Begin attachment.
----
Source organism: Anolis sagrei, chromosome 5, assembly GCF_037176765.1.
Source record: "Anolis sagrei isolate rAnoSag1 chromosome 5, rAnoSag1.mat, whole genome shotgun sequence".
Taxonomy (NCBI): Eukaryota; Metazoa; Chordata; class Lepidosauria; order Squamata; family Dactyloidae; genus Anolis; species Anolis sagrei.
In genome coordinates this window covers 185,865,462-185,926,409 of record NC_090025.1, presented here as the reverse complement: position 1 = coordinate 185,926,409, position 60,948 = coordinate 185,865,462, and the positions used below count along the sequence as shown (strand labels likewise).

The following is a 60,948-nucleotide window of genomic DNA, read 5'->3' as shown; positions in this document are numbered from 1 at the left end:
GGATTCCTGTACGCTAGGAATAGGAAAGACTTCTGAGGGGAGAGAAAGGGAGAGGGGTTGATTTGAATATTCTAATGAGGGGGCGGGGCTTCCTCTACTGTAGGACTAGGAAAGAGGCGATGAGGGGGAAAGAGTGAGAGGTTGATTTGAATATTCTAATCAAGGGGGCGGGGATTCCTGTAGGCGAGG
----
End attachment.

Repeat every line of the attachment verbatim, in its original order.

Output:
Source organism: Anolis sagrei, chromosome 5, assembly GCF_037176765.1.
Source record: "Anolis sagrei isolate rAnoSag1 chromosome 5, rAnoSag1.mat, whole genome shotgun sequence".
Taxonomy (NCBI): Eukaryota; Metazoa; Chordata; class Lepidosauria; order Squamata; family Dactyloidae; genus Anolis; species Anolis sagrei.
In genome coordinates this window covers 185,865,462-185,926,409 of record NC_090025.1, presented here as the reverse complement: position 1 = coordinate 185,926,409, position 60,948 = coordinate 185,865,462, and the positions used below count along the sequence as shown (strand labels likewise).

The following is a 60,948-nucleotide window of genomic DNA, read 5'->3' as shown; positions in this document are numbered from 1 at the left end:
GGATTCCTGTACGCTAGGAATAGGAAAGACTTCTGAGGGGAGAGAAAGGGAGAGGGGTTGATTTGAATATTCTAATGAGGGGGCGGGGCTTCCTCTACTGTAGGACTAGGAAAGAGGCGATGAGGGGGAAAGAGTGAGAGGTTGATTTGAATATTCTAATCAAGGGGGCGGGGATTCCTGTAGGCGAGG